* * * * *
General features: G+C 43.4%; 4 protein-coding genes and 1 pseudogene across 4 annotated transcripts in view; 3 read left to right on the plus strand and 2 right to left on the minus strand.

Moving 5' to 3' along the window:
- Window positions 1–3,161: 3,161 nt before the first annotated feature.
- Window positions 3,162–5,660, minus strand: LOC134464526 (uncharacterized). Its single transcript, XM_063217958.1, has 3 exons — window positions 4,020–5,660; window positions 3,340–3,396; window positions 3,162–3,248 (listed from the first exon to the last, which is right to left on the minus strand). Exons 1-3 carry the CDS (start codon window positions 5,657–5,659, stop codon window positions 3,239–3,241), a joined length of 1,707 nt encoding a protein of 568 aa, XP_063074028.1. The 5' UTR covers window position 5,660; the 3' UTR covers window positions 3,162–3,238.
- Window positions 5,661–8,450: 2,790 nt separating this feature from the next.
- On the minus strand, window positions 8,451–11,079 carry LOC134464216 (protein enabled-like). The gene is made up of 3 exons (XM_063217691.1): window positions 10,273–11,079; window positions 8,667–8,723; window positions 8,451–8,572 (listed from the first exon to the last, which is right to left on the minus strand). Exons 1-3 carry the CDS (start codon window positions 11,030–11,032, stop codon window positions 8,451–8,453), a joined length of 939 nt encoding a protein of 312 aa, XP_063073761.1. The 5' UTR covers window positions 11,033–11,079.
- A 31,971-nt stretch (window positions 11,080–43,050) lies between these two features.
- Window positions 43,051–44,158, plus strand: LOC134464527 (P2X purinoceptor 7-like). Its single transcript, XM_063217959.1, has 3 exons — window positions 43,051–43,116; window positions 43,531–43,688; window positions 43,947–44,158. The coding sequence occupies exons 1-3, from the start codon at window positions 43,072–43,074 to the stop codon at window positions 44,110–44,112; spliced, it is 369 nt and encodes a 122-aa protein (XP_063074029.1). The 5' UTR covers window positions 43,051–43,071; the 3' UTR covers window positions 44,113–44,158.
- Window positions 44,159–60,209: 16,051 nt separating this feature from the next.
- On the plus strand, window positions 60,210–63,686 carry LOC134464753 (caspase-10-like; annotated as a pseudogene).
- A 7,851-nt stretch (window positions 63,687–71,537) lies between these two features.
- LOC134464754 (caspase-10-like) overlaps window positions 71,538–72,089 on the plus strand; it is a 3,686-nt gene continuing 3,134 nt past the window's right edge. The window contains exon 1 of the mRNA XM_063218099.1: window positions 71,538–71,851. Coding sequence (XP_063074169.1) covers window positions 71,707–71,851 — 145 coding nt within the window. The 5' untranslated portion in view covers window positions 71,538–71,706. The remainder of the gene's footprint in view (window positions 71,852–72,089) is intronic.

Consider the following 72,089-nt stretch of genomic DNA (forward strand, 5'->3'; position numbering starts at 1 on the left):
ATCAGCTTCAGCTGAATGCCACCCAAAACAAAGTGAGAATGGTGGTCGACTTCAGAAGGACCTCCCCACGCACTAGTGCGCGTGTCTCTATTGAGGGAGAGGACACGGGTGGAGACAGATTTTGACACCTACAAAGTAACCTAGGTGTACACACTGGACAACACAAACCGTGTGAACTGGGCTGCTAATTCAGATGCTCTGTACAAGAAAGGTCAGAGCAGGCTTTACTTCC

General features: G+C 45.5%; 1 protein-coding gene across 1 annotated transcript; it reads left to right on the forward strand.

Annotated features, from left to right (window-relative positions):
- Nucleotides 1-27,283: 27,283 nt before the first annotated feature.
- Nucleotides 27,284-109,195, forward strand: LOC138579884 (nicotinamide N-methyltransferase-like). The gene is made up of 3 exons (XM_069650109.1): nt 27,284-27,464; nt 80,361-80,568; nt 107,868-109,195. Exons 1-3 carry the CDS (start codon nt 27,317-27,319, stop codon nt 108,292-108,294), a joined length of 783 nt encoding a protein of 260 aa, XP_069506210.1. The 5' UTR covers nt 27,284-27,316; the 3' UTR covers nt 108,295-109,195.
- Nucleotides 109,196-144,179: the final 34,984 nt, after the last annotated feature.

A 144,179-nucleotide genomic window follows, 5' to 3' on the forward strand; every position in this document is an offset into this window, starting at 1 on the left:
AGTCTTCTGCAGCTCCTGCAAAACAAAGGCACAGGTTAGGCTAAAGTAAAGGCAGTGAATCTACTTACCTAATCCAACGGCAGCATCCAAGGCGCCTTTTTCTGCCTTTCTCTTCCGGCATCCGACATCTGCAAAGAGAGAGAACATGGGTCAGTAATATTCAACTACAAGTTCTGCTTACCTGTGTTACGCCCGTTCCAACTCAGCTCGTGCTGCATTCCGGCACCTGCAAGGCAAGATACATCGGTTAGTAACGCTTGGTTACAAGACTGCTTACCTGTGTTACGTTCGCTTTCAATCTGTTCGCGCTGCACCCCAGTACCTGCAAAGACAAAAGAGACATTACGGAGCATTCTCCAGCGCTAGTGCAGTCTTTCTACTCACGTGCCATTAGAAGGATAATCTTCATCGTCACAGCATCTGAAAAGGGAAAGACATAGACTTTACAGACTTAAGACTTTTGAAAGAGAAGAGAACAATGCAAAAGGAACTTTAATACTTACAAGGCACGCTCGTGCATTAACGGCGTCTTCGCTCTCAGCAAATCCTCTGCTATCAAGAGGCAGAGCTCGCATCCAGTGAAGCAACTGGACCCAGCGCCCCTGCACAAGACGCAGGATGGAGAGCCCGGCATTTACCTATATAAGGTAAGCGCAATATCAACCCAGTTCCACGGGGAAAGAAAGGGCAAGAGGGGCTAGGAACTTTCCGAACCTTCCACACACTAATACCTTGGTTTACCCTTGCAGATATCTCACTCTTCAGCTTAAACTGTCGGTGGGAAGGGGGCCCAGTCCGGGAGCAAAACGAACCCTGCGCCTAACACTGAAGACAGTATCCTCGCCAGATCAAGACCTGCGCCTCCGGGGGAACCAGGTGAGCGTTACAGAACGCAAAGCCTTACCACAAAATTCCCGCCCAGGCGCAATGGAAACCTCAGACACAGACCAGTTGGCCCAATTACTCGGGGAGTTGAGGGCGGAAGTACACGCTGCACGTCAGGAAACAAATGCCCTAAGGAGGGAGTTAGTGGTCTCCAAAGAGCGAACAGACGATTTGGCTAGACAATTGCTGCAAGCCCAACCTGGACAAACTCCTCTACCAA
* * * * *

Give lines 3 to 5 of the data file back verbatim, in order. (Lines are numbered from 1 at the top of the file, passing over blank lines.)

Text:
- Window positions 1–3,161: 3,161 nt before the first annotated feature.
- Window positions 3,162–5,660, minus strand: LOC134464526 (uncharacterized). Its single transcript, XM_063217958.1, has 3 exons — window positions 4,020–5,660; window positions 3,340–3,396; window positions 3,162–3,248 (listed from the first exon to the last, which is right to left on the minus strand). Exons 1-3 carry the CDS (start codon window positions 5,657–5,659, stop codon window positions 3,239–3,241), a joined length of 1,707 nt encoding a protein of 568 aa, XP_063074028.1. The 5' UTR covers window position 5,660; the 3' UTR covers window positions 3,162–3,238.
- Window positions 5,661–8,450: 2,790 nt separating this feature from the next.